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I'm using an object-oriented approach with inheritance to solve a problem, and I'm wondering how to apply 'Duck Typing' principles to this problem.

I have a class BoxOfShapes which would be instantiated with a list of Shapes ( Circle, Square and Rectangle)

import numpy as np

class Shape(object):
    def __init__(self,area):
        self.area = area;

    def dimStr(self):
        return 'area: %s' % str(self.area)

    def __repr__(self): 
        return '%s, %s' % (self.__class__.__name__, self.dimStr()) + ';'

class Circle(Shape):

    def __init__(self,radius): 
        self.radius = radius

    def dimStr(self):
        return 'radius %s' % str(self.radius)

class Rectangle(Shape):
    def __init__(self, width, height):
        self.width = width
        self.height = height

    def dimStr(self):
        return '%s x %s' % (str(self.width), str(self.height))

class Square(Rectangle):

    def __init__(self, side):
        self.width = side
        self.height = side

class BoxOfShapes(object):

    def __init__(self, elements):
        self.elements = elements

    def __repr__(self):

listOfShapes = [Rectangle(10,13),Rectangle(9,5),Circle(12),Circle(8),Circle(36),Square(10)]

myBox = BoxOfShapes(listOfShapes)

print myBox

So lets look at the __repr__() method of BoxOfShapes. From what I understand, a duck-typing implementation would be something like,

def __repr__(self):
    return str(self.elements)

because this says 'I don't care what elements I have as long as they implement __str__() or __repr__(). The output of this is

>>> print myBox
[Rectangle, 10 x 13;, Rectangle, 9 x 5;, Circle, radius 12;, Circle, radius 8;, Circle, radius 36;, Square, 10 x 10;]

Lets say I want a more human-readable output from BoxOfShapes - I know all the shapes are of certain types, so it would be nice to categorize, them like so:

   def __repr__(self):
        circles = [ el.dimStr() for el in self.elements if isinstance(el, Circle)]
        squares = [ el.dimStr() for el in self.elements if isinstance(el, Square)]
        rectangles = [el.dimStr() for el in self.elements if (isinstance(el, Rectangle) and  not isinstance(el, Square)) ]

        return 'Box of Shapes; Circles: %s, Squares: %s, Rectangles: %s;' % ( str(circles), str(squares), str(rectangles))

The output of this is,

>>> print myBox
Box of Shapes; Circles: ['radius 12', 'radius 8', 'radius 36'], Squares: ['10 x 10'], Rectangles: ['10 x 13', '9 x 5'];

which is easier to read, but I am no longer using duck-typing and now I have to change my definition of BoxOfShapes any time I think up a new kind of shape.

My question is (how) would one apply duck-typing in this kind of scenario?

share|improve this question
__repr__ is supposed to be a lot less ambiguous that what you're using. In particular, it should be using the elements' __repr__, and it should probably show the order of the elements. A good thing to try for is to make eval(repr(thing)) == thing, or as close as you can get as possible. I recommend return 'BoxOfShapes({})'.format(repr(self.elements)) –  user2357112 Aug 16 '13 at 21:34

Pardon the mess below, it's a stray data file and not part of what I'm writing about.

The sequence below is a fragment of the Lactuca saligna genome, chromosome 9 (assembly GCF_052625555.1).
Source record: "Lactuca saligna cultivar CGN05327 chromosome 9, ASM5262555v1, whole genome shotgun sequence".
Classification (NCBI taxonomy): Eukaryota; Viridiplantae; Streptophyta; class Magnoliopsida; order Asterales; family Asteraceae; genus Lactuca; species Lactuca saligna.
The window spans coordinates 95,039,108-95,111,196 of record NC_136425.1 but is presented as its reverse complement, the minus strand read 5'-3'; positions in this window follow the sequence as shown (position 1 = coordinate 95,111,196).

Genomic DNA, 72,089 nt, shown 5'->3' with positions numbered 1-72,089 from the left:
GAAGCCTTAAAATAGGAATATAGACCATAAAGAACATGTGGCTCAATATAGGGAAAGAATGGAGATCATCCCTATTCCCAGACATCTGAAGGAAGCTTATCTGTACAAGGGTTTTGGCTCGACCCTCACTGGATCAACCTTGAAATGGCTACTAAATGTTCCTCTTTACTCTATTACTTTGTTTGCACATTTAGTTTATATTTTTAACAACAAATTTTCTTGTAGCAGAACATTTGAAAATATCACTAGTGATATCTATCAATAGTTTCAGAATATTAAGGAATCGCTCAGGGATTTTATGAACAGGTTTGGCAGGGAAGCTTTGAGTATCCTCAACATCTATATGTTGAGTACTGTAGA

If you want something pretty and human-readable, that's what __str__ is for. –  user2357112 Aug 16 '13 at 21:36
What's the deal with those type() static methods? You should probably lose them. If you need the name of an object's type, there's the built-in type() function and the __name__ attribute of types (and more often than not, you can just use the type object rather than fooling around with its name). –  delnan Aug 16 '13 at 21:40
And you can't access the staticmethods of an instance very easily, you'd be better off having the type as a plain attribute on the class. –  GP89 Aug 16 '13 at 21:51
@AnjoMan: Container objects' __str__ uses the elements' __repr__ because ['3', 3, 'a, b', ''] is more human readable than [3, 3, a, b, ]. –  user2357112 Aug 16 '13 at 22:20
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3 Answers 3

up vote 1 down vote accepted

This isn't really about duck typing, but about inheritance generally (you could ask exactly the same question about Java, which has no concept of duck typing, for example).

What you want to do is simply to create a dictionary mapping types to list of instances. It's fairly easy to do that dynamically:

from collections import defaultdict
type_dict = defaultdict(list)
for element in self.elements:
return ','.join('%s: %s' for k, v in type_dict.items())
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You've already paved the way to use inheritance effectively. You define a type method for each shape. Simply create a dictionary that maps the type to a list of elements of that type in your BoxOfShapes implementation.

As others have suggested, use the built-in type() function. If you want a string representation of the name of the shape, use a separate instance method.

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This is one solution

from collections import defaultdict

class BoxOfShapes(object):
    def __init__(self, elements):
        self.elements = elements
        self.groupings = defaultdict(list)
        for element in elements:

    def __repr__(self):
        return "Box of Shapes: %s;" % ", ".join(type(group[0]).__name__ + "s: " + str(group) for group in self.groupings.itervalues())

This doesn't seem ideal though.

A more suitable repr might just to be to return the len of self.elements.

def __repr__(self):
    return "<%s, length=%s>" % (type(self).__name__, len(self.elements))
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